This Article critically examines the Supreme Court's most recent decision on Rule 8(a)(2) pleading standards, Ashcroft v. Iqbal, decided in May 2009. The Article supplements and extends the analysis in my recent article, Twombly, Pleading Rules, and the Regulation of Court Access, which examined the Supreme Court's seminal Bell Atlantic Corp. v. Twombly decision and evaluated the costs and benefits of screening meritless suits at the pleading stage. In this Article, I argue that Iqbal does much more than clarify and reinforce key points in Twombly; it takes Twombly's plausibility standard in a new and ultimately ill-advised direction. My criticism has two parts. First, Iqbal adopts a "two-pronged approach" that filters legal conclusions in the first prong before applying the plausibility standard to factual allegations in the second. I argue that this two-pronged approach is incoherent. There is only one prong: the judge must determine whether the complaint, interpreted as a coherent whole, plausibly supports each element of the legal claim. The second problem with Iqbal runs deeper. Iqbal screens lawsuits more aggressively than Twombly, and does so without adequate consideration of the policy stakes. In particular, Iqbal applies a thick screening model that aims to screen weak as well as meritless suits, whereas Twombly applies a thin screening model that aims to screen only truly meritless suits. The thick screening model is highly problematic on policy grounds, even in cases like Iqbal that involve qualified immunity. Moreover, the Supreme Court is not institutionally well equipped to decide whether strict pleading is desirable, especially when it implements a thick screening model. Those decisions should be made through the formal Rules Enabling Act process or by Congress.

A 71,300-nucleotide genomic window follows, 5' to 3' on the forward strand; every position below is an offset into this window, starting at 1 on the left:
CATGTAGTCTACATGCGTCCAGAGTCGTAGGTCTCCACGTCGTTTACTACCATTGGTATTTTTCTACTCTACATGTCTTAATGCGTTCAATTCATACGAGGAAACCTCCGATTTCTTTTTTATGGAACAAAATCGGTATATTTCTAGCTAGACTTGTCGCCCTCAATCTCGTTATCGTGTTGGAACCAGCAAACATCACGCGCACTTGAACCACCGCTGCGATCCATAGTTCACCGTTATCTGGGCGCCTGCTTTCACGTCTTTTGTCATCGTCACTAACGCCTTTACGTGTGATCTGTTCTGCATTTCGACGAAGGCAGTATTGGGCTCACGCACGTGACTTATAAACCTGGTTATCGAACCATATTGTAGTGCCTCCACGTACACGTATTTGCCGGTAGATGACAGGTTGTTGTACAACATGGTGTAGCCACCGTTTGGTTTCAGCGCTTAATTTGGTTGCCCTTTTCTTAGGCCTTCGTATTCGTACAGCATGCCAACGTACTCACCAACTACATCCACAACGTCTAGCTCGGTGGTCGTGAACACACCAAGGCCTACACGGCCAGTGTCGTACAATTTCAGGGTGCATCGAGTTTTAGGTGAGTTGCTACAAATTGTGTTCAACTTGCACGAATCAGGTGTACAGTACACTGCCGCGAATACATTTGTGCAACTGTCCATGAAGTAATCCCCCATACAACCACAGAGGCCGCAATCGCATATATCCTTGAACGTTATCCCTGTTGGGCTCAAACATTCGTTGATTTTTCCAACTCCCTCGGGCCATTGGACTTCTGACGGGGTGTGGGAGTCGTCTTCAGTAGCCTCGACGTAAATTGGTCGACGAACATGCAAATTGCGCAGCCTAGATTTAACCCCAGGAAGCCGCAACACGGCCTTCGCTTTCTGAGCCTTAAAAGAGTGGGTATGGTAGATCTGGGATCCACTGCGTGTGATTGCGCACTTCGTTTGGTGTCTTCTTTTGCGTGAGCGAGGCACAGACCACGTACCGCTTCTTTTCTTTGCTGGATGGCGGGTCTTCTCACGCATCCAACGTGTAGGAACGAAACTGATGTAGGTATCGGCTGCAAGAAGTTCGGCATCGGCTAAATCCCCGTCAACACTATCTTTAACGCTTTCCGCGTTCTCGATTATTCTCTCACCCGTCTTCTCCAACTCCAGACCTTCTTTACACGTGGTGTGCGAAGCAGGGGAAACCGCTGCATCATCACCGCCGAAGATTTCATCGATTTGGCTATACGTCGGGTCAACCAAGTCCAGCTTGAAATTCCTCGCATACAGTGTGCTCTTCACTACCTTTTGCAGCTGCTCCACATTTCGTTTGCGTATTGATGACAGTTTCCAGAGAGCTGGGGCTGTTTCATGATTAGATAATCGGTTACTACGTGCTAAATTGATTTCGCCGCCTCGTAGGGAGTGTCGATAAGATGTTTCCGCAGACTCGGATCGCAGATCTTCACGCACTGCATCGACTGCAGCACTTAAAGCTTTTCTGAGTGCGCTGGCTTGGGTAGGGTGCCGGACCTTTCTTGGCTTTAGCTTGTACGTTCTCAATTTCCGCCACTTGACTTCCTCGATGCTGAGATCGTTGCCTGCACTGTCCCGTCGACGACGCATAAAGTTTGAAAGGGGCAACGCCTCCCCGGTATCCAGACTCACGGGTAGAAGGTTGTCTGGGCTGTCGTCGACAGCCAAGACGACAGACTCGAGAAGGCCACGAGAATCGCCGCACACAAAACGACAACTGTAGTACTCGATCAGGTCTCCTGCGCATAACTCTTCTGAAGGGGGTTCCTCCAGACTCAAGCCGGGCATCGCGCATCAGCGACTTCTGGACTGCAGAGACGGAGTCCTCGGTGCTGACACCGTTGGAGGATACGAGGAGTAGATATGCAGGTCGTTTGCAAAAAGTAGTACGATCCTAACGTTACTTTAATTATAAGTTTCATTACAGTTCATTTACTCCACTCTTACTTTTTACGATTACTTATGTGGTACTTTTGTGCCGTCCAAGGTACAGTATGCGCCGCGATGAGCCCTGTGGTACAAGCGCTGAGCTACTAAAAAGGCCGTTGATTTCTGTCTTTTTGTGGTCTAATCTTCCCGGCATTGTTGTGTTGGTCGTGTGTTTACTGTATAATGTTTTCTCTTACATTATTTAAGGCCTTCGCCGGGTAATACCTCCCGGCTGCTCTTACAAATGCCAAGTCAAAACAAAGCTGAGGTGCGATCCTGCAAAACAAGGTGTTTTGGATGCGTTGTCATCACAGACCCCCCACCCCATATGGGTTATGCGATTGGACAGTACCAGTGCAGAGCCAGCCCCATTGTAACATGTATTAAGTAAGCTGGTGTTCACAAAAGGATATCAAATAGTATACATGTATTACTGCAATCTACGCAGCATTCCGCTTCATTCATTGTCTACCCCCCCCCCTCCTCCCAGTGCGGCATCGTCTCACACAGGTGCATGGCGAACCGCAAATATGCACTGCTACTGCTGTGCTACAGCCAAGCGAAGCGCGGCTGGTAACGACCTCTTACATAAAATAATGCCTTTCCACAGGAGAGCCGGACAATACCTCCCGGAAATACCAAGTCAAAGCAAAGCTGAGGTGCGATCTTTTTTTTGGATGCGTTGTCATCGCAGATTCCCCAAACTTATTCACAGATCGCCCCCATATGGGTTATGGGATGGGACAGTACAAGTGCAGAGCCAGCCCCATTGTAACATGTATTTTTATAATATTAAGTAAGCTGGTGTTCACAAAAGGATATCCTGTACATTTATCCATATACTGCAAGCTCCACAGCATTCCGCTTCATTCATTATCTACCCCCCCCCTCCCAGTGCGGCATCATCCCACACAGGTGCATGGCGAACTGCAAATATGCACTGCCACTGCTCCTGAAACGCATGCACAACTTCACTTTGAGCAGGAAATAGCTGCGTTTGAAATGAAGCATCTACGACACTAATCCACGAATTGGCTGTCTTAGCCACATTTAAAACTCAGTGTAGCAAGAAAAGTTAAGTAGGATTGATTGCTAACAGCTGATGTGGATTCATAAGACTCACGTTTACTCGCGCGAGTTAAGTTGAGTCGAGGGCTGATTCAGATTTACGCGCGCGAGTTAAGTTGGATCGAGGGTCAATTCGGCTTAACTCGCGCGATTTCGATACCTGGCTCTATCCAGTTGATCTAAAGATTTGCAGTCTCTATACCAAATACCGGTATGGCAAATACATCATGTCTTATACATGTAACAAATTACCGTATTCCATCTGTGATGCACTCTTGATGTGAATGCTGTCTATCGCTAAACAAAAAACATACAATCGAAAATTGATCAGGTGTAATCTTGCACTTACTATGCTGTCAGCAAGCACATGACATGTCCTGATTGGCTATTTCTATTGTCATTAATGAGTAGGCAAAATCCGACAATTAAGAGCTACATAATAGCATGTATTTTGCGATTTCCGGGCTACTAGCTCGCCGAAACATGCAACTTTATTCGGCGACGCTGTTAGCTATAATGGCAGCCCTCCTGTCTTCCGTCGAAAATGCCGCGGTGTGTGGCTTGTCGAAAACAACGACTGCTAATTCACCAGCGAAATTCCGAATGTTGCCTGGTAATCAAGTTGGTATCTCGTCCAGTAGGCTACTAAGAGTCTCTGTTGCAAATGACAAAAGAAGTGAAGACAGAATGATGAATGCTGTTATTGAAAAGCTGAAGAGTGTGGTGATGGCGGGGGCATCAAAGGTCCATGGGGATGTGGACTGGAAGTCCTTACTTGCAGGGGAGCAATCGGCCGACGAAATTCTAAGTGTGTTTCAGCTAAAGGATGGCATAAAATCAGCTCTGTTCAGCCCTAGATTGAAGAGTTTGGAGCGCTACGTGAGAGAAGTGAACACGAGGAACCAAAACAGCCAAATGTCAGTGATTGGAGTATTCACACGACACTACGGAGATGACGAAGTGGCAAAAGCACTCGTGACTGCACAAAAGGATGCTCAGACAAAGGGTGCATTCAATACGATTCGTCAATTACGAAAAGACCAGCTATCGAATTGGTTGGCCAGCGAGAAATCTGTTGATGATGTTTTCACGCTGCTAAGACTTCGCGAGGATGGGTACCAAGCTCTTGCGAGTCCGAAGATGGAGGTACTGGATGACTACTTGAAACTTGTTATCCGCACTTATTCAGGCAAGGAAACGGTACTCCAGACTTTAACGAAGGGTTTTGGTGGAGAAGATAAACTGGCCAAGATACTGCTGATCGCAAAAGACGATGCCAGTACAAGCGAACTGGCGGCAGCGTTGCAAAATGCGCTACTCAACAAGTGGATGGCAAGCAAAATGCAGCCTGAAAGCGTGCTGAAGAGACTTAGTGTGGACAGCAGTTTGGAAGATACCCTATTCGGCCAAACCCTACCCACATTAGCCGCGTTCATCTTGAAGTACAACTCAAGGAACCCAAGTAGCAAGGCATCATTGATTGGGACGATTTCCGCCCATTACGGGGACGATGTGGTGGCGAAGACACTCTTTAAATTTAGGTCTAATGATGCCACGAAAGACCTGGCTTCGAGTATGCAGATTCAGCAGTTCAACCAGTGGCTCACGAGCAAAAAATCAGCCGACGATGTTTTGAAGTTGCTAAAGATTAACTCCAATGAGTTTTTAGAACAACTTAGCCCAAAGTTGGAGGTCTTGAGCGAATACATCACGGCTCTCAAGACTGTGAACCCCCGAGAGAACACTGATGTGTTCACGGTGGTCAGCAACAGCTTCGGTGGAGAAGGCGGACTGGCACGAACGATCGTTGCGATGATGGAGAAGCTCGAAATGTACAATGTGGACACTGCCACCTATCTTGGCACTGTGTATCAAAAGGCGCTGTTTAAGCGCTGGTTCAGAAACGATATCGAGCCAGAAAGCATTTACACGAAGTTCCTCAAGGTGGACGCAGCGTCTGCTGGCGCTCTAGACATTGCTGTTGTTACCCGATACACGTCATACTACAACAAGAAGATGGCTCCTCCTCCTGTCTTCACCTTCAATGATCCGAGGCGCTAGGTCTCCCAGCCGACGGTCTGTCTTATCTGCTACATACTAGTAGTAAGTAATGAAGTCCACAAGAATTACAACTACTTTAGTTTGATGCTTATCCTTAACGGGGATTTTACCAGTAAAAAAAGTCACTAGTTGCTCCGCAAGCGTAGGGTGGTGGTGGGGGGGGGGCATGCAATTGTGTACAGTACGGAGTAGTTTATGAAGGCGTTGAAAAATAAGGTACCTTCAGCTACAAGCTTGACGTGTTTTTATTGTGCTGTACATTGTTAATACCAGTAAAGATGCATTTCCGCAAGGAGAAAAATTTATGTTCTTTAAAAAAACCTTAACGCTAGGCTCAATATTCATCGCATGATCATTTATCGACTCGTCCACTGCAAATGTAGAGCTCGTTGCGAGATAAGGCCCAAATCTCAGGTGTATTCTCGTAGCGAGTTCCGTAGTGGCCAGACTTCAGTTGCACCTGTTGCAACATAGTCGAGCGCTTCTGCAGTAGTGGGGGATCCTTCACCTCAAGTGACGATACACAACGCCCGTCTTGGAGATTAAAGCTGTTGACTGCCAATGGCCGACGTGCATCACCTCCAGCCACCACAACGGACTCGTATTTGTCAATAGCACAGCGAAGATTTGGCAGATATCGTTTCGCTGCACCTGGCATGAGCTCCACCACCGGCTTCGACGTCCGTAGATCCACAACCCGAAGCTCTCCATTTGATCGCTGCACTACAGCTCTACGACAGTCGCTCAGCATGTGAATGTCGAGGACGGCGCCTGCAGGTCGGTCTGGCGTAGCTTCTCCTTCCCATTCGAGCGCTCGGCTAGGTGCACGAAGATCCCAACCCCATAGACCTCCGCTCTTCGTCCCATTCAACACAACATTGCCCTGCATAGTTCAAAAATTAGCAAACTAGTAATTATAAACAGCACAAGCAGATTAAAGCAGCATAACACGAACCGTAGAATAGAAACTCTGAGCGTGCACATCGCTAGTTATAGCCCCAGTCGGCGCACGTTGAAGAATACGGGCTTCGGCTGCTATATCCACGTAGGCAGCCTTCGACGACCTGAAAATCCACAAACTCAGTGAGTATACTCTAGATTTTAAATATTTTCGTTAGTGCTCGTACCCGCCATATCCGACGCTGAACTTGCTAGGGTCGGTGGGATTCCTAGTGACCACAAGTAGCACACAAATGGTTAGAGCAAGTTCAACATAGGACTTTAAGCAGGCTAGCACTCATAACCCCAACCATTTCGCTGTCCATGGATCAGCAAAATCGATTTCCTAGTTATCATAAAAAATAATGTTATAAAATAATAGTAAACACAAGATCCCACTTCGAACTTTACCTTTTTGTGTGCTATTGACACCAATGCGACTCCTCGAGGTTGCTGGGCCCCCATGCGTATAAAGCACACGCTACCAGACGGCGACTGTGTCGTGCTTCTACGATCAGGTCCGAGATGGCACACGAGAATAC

Court access has become a matter of intense concern today in the wake of two major pleading decisions of the United States Supreme Court. The first, Bell Atlantic Corp. v. Twombly, (1) held that a plaintiff must allege sufficient facts to state a "plausible" claim for relief. (2) Twombly's critics--and there are many--complain that the plausibility standard unfairly impedes court access for meritorious suits. (3) The second decision, Ashcroft v. Iqbal, (4) issued on May 18, 2009, applies the plausibility standard to allegations that are less obviously deficient than those in Twombly and, in so doing, signals an even stricter approach to pleading requirements. Provoked by the Iqbal decision, many critics now believe that it is imperative to undo the effects of plausibility pleading. On July 22, 2009, Senator Arlen Specter introduced the Notice Pleading Restoration Act (5) aimed at reinstating the liberal notice pleading standards existing prior to Twombly, and on November 19, 2009, Representative Jerrold Nadler introduced the Open Access to Courts Act (6) for the same purpose.
I discussed Twombly, plausibility pleading, and court access in a previous article. (7) This Article extends that earlier work by examining what Iqbal adds to Twombly. Although the Court purports to be applying Twombly's plausibility standard, a fair reading of the majority opinion shows that Iqbal's version of plausibility is significantly stricter than Twombly's. Moreover, the Iqbal Court enlists plausibility for a broader purpose. Twombly uses plausibility to screen only for truly meritless suits, but Iqbal uses it to screen for weak lawsuits too. The difference is crucial. Screening weak lawsuits raises much more complex and controversial policy questions than screening meritless suits, and the Supreme Court is not well equipped institutionally to address those policy questions. They are better left to the committees involved in the formal rulemaking process or to Congress.
Moreover, although a response to Iqbal is needed, neither of the proposed bills is the right response. It is not at all clear that the best approach is to restore pre-Twombly law. …